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Technical Briefs

A Simple Method to Calculate Contact Factor Used in Average Flow Model

[+] Author and Article Information
Fanming Meng

Center for Surface Engineering and Tribology, Northwestern University, Evanston, IL 60208; State Key Laboratory of Mechanical Transmission, Chongqing University, Chongqing 400044, People’s Republic of China

Q. Jane Wang

Center for Surface Engineering and Tribology, Northwestern University, Evanston, IL 60208

Diann Hua, Shuangbiao Liu

Advanced Materials Technology Division, Product Development Center of Excellence, Caterpillar Inc., Peoria, IL 61656-1875

J. Tribol 132(2), 024505 (Apr 26, 2010) (4 pages) doi:10.1115/1.4001195 History: Received March 30, 2009; Revised February 02, 2010; Published April 26, 2010; Online April 26, 2010

The average flow model proposed by Patir and Cheng offers a great convenience for the analysis of rough surfaces in lubrication. The contact factor introduced by Wu and Zheng helps to solve a difficulty in local film evaluation using the average flow model. This paper reports a simple method to calculate the contact factor. Method validation is demonstrated by the comparison of the contact factors for Gaussian surfaces obtained with the present method and the fitting formula of Wu and Zheng. The proposed method cannot only easily compute the contact factor values for Gaussian surfaces; it can also be used for those of non-Gaussian and measured surfaces, especially those with unknown probability density distribution of the roughness height.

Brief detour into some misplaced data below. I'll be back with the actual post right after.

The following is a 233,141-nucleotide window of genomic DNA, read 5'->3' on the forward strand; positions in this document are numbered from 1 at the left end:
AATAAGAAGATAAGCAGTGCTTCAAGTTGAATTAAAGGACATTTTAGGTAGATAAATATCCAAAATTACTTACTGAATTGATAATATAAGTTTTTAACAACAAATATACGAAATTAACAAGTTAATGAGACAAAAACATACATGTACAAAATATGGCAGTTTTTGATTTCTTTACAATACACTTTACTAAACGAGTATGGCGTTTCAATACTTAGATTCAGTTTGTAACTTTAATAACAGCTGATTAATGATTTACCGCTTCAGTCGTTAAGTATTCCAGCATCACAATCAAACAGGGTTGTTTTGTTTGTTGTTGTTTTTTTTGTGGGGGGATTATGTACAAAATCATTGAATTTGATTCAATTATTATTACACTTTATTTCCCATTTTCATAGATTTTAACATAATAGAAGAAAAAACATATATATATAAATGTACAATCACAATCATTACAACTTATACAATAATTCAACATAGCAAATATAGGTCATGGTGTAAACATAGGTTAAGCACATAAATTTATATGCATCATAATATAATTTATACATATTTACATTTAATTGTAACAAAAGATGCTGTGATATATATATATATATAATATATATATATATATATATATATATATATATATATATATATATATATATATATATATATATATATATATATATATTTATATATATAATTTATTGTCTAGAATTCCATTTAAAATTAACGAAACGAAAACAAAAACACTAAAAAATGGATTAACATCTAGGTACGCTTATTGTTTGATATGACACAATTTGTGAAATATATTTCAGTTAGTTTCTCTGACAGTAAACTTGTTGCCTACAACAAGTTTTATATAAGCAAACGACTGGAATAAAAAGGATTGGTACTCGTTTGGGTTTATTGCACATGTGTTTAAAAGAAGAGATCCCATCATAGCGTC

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Copyright © 2010 by American Society of Mechanical Engineers
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Figures

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Figure 1

Film thickness definitions

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Figure 2

Comparison between contact factors for Gaussian surfaces from the present method and those from Wu and Zheng’s fitting formula

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Figure 3

Comparison between contact factors from the present method and from stretched application of Wu and Zheng’s fitting formula for non-Gaussian surfaces

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Figure 4

Relative difference of contact factors for non-Gaussian surfaces from the present method with respect to those from stretched application of Wu and Zheng’s fitting formula

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Figure 5

Comparison between contact factors from the present method and by stretched application of Wu and Zheng’s fitting formula for measured surfaces

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